Those two kiddos were lucky enough to experience the rare coincidence when both parties love each other equally and, what’s utterly amazing, for the very first time.  But even in the case of these two “star-crossed lovers,” they did not start-up their famed affair without a couple of issues in tow.  Even though their baggage didn’t originate from previously failed affairs, these two teenage lovers had inherited plenty of it from their families.  And once there is baggage — the affair cannot remain light.  Sooner or later someone’s gotta start reshuffling their shit, impose some transference upon their new lover, repeat a pattern or freak-out entirely.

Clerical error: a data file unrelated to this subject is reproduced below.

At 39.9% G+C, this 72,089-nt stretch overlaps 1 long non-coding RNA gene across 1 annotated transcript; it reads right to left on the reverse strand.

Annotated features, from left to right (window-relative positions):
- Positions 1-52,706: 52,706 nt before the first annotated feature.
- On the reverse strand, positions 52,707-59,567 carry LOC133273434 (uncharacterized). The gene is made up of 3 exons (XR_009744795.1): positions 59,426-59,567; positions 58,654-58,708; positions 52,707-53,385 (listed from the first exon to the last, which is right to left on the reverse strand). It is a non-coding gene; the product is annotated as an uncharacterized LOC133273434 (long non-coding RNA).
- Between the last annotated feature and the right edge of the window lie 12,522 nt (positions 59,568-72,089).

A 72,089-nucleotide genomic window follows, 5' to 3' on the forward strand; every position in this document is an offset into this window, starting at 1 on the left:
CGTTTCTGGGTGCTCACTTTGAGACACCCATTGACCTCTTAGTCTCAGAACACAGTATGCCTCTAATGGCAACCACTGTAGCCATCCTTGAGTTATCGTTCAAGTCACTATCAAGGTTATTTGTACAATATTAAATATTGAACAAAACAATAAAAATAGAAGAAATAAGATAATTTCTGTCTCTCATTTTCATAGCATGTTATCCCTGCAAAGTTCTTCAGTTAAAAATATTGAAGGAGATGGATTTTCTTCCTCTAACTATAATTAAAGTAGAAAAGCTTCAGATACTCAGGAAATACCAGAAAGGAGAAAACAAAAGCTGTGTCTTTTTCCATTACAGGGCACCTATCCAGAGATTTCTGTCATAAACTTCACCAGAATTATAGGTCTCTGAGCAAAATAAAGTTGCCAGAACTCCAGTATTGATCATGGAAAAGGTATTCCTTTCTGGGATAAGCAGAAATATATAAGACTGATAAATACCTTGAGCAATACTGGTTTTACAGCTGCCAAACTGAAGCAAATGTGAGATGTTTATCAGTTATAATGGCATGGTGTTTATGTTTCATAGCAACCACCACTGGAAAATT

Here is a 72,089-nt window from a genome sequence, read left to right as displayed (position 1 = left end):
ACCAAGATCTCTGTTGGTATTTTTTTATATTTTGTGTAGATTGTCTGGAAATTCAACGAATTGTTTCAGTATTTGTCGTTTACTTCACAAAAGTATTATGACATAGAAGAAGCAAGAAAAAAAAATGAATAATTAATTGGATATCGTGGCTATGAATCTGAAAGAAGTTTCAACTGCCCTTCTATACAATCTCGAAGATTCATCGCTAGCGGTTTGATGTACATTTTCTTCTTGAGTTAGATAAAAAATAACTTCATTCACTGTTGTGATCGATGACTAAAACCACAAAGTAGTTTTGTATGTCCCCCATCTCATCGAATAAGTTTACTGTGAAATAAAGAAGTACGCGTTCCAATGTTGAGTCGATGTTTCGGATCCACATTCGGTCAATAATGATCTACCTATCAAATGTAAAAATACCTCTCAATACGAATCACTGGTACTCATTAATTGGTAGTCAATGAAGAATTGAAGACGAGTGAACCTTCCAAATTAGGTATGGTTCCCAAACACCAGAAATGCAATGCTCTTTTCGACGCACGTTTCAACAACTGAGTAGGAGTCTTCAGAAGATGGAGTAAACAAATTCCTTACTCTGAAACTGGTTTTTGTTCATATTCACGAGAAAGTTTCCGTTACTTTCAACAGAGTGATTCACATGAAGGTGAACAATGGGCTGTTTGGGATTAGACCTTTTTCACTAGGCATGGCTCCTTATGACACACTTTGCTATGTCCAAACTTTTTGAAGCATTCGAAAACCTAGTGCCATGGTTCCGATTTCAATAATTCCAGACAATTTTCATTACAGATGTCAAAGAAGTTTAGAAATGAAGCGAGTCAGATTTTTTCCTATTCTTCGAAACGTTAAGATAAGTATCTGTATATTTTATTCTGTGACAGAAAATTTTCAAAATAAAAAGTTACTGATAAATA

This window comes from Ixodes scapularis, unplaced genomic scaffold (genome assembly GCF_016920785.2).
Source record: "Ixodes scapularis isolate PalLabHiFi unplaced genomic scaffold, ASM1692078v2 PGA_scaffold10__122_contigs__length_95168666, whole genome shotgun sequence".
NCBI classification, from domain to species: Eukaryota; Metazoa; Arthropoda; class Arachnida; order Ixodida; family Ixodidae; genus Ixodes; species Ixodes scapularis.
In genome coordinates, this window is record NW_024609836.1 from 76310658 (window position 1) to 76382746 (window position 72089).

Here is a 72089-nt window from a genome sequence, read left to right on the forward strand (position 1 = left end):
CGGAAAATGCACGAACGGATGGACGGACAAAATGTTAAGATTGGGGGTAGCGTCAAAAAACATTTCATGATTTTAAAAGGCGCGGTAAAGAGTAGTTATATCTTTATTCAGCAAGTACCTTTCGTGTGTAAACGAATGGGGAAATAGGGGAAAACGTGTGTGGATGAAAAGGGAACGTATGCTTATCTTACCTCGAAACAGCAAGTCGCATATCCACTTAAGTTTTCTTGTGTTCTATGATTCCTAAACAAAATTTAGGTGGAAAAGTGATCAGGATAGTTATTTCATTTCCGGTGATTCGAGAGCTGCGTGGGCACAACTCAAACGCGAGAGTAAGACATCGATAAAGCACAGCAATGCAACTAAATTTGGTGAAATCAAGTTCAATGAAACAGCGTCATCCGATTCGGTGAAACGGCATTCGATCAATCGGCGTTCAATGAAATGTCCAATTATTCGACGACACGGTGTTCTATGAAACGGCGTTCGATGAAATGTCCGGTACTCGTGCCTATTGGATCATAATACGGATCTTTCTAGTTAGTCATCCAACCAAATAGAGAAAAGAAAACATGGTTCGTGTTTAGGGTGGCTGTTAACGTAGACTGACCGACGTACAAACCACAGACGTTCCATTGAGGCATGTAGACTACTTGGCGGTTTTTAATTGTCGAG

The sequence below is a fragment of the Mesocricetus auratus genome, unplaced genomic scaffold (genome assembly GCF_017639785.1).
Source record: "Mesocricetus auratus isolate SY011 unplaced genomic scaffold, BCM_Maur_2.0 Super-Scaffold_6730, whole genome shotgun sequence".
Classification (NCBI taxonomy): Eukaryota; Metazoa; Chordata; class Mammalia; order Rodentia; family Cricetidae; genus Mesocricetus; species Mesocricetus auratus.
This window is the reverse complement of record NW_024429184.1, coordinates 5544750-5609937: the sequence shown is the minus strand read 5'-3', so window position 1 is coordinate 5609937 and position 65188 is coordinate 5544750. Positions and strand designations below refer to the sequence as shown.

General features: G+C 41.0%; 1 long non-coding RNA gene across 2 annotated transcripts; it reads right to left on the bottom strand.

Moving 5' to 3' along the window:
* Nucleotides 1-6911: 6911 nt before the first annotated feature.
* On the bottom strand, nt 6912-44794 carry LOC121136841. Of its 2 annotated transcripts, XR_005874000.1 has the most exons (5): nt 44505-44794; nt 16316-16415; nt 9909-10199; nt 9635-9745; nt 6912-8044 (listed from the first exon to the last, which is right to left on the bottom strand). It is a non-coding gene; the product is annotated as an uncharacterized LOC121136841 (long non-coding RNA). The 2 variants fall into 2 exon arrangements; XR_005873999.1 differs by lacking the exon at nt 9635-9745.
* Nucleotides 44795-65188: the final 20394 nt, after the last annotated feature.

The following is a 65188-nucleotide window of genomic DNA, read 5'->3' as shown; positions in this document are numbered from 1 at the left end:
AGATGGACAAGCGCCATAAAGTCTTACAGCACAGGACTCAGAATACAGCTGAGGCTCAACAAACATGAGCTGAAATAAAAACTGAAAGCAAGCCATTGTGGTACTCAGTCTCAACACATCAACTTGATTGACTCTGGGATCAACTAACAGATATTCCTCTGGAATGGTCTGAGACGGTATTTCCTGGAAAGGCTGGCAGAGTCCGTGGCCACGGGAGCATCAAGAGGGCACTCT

And sometimes, a love affair is predetermined to not work out.  Back to our unfortunate kiddos in Verona, their Happy Ending was doomed from the get-go.  As for the rest of us who have lived — and loved — enough, we can’t even figure out if we’ve chosen our future beloveds to fit the pattern or to escape it.  Because when it comes to one’s history and one’s future — they are two codependent aspects.

“Damn, V!  That’s a grim outlook,” you may say.

Well, there is hope in it yet, my dear comrades.  With the help of some therapy and mutual communication, a love has a chance of surviving being bashed by egos.  But it takes hard work, of course.  However, I never said that the hopefulness came at a reasonable price.

But today’s rant blog is not even about love:  It’s about the loss of it.